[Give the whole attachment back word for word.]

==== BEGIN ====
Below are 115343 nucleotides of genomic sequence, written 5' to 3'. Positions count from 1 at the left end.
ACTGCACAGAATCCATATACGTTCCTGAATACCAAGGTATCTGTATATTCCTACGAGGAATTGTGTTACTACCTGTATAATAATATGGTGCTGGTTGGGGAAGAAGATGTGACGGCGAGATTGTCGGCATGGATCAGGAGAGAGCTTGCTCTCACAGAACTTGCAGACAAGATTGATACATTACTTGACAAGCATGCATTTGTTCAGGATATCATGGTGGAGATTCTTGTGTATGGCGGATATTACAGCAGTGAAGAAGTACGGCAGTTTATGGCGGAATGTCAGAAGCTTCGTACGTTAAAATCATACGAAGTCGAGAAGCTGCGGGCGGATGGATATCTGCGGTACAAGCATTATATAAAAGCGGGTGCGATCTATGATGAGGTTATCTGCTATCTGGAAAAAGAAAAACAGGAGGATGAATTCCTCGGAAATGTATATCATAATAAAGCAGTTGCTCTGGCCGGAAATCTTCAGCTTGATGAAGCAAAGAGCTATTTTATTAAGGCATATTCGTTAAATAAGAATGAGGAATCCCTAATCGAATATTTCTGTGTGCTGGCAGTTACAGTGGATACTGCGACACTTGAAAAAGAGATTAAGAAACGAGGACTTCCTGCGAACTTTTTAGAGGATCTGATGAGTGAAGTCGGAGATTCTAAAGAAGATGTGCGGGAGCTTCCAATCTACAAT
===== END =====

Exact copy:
Below are 115343 nucleotides of genomic sequence, written 5' to 3'. Positions count from 1 at the left end.
ACTGCACAGAATCCATATACGTTCCTGAATACCAAGGTATCTGTATATTCCTACGAGGAATTGTGTTACTACCTGTATAATAATATGGTGCTGGTTGGGGAAGAAGATGTGACGGCGAGATTGTCGGCATGGATCAGGAGAGAGCTTGCTCTCACAGAACTTGCAGACAAGATTGATACATTACTTGACAAGCATGCATTTGTTCAGGATATCATGGTGGAGATTCTTGTGTATGGCGGATATTACAGCAGTGAAGAAGTACGGCAGTTTATGGCGGAATGTCAGAAGCTTCGTACGTTAAAATCATACGAAGTCGAGAAGCTGCGGGCGGATGGATATCTGCGGTACAAGCATTATATAAAAGCGGGTGCGATCTATGATGAGGTTATCTGCTATCTGGAAAAAGAAAAACAGGAGGATGAATTCCTCGGAAATGTATATCATAATAAAGCAGTTGCTCTGGCCGGAAATCTTCAGCTTGATGAAGCAAAGAGCTATTTTATTAAGGCATATTCGTTAAATAAGAATGAGGAATCCCTAATCGAATATTTCTGTGTGCTGGCAGTTACAGTGGATACTGCGACACTTGAAAAAGAGATTAAGAAACGAGGACTTCCTGCGAACTTTTTAGAGGATCTGATGAGTGAAGTCGGAGATTCTAAAGAAGATGTGCGGGAGCTTCCAATCTACAAT